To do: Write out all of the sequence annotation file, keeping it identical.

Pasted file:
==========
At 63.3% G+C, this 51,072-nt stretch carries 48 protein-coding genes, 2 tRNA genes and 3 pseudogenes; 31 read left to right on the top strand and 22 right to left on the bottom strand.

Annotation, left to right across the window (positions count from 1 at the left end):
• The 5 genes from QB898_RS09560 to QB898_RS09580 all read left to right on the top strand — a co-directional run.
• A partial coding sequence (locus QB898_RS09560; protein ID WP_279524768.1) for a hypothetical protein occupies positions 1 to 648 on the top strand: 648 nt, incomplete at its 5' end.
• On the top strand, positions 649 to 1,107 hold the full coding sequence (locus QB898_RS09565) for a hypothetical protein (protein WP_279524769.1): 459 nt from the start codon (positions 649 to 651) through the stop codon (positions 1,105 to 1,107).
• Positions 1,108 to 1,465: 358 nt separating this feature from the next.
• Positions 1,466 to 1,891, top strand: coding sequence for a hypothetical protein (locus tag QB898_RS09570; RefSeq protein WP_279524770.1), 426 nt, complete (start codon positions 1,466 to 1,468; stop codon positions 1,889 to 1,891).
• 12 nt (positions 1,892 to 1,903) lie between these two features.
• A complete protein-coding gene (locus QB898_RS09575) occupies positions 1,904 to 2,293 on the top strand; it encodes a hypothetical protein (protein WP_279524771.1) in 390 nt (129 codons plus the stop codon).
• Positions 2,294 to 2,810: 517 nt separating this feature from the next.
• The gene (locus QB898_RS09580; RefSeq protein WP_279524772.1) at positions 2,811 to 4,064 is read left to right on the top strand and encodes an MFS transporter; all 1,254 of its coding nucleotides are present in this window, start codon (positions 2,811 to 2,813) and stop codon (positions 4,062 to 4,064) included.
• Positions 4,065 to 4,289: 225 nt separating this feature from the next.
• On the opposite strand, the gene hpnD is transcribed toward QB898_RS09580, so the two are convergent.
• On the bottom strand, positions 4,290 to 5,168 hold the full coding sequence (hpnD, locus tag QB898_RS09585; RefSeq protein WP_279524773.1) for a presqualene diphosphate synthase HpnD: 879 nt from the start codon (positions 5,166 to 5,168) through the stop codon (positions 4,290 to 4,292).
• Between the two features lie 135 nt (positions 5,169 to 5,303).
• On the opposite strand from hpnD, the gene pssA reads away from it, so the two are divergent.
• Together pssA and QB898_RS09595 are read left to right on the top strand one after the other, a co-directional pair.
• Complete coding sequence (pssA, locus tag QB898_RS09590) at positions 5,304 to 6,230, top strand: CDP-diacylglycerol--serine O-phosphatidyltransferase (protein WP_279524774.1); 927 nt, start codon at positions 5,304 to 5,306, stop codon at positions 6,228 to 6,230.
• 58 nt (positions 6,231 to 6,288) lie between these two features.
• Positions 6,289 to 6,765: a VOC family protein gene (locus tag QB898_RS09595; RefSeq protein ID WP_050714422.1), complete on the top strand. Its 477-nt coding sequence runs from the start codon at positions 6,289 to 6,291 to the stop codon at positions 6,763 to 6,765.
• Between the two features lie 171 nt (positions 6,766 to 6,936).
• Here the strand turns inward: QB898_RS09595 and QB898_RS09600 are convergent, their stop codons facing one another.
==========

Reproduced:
At 63.3% G+C, this 51,072-nt stretch carries 48 protein-coding genes, 2 tRNA genes and 3 pseudogenes; 31 read left to right on the top strand and 22 right to left on the bottom strand.

Annotation, left to right across the window (positions count from 1 at the left end):
• The 5 genes from QB898_RS09560 to QB898_RS09580 all read left to right on the top strand — a co-directional run.
• A partial coding sequence (locus QB898_RS09560; protein ID WP_279524768.1) for a hypothetical protein occupies positions 1 to 648 on the top strand: 648 nt, incomplete at its 5' end.
• On the top strand, positions 649 to 1,107 hold the full coding sequence (locus QB898_RS09565) for a hypothetical protein (protein WP_279524769.1): 459 nt from the start codon (positions 649 to 651) through the stop codon (positions 1,105 to 1,107).
• Positions 1,108 to 1,465: 358 nt separating this feature from the next.
• Positions 1,466 to 1,891, top strand: coding sequence for a hypothetical protein (locus tag QB898_RS09570; RefSeq protein WP_279524770.1), 426 nt, complete (start codon positions 1,466 to 1,468; stop codon positions 1,889 to 1,891).
• 12 nt (positions 1,892 to 1,903) lie between these two features.
• A complete protein-coding gene (locus QB898_RS09575) occupies positions 1,904 to 2,293 on the top strand; it encodes a hypothetical protein (protein WP_279524771.1) in 390 nt (129 codons plus the stop codon).
• Positions 2,294 to 2,810: 517 nt separating this feature from the next.
• The gene (locus QB898_RS09580; RefSeq protein WP_279524772.1) at positions 2,811 to 4,064 is read left to right on the top strand and encodes an MFS transporter; all 1,254 of its coding nucleotides are present in this window, start codon (positions 2,811 to 2,813) and stop codon (positions 4,062 to 4,064) included.
• Positions 4,065 to 4,289: 225 nt separating this feature from the next.
• On the opposite strand, the gene hpnD is transcribed toward QB898_RS09580, so the two are convergent.
• On the bottom strand, positions 4,290 to 5,168 hold the full coding sequence (hpnD, locus tag QB898_RS09585; RefSeq protein WP_279524773.1) for a presqualene diphosphate synthase HpnD: 879 nt from the start codon (positions 5,166 to 5,168) through the stop codon (positions 4,290 to 4,292).
• Between the two features lie 135 nt (positions 5,169 to 5,303).
• On the opposite strand from hpnD, the gene pssA reads away from it, so the two are divergent.
• Together pssA and QB898_RS09595 are read left to right on the top strand one after the other, a co-directional pair.
• Complete coding sequence (pssA, locus tag QB898_RS09590) at positions 5,304 to 6,230, top strand: CDP-diacylglycerol--serine O-phosphatidyltransferase (protein WP_279524774.1); 927 nt, start codon at positions 5,304 to 5,306, stop codon at positions 6,228 to 6,230.
• 58 nt (positions 6,231 to 6,288) lie between these two features.
• Positions 6,289 to 6,765: a VOC family protein gene (locus tag QB898_RS09595; RefSeq protein ID WP_050714422.1), complete on the top strand. Its 477-nt coding sequence runs from the start codon at positions 6,289 to 6,291 to the stop codon at positions 6,763 to 6,765.
• Between the two features lie 171 nt (positions 6,766 to 6,936).
• Here the strand turns inward: QB898_RS09595 and QB898_RS09600 are convergent, their stop codons facing one another.